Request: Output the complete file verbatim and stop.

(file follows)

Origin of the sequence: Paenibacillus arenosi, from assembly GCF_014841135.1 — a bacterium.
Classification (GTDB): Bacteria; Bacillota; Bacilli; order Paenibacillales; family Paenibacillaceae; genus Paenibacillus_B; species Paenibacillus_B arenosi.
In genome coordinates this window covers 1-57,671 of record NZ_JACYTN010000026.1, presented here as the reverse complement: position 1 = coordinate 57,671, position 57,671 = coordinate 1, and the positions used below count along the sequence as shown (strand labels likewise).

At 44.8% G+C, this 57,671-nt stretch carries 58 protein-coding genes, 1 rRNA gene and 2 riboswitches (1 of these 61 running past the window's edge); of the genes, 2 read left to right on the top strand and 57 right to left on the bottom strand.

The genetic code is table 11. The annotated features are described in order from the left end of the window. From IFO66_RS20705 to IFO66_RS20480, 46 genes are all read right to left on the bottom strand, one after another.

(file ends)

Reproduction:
Origin of the sequence: Paenibacillus arenosi, from assembly GCF_014841135.1 — a bacterium.
Classification (GTDB): Bacteria; Bacillota; Bacilli; order Paenibacillales; family Paenibacillaceae; genus Paenibacillus_B; species Paenibacillus_B arenosi.
In genome coordinates this window covers 1-57,671 of record NZ_JACYTN010000026.1, presented here as the reverse complement: position 1 = coordinate 57,671, position 57,671 = coordinate 1, and the positions used below count along the sequence as shown (strand labels likewise).

At 44.8% G+C, this 57,671-nt stretch carries 58 protein-coding genes, 1 rRNA gene and 2 riboswitches (1 of these 61 running past the window's edge); of the genes, 2 read left to right on the top strand and 57 right to left on the bottom strand.

The genetic code is table 11. The annotated features are described in order from the left end of the window. From IFO66_RS20705 to IFO66_RS20480, 46 genes are all read right to left on the bottom strand, one after another.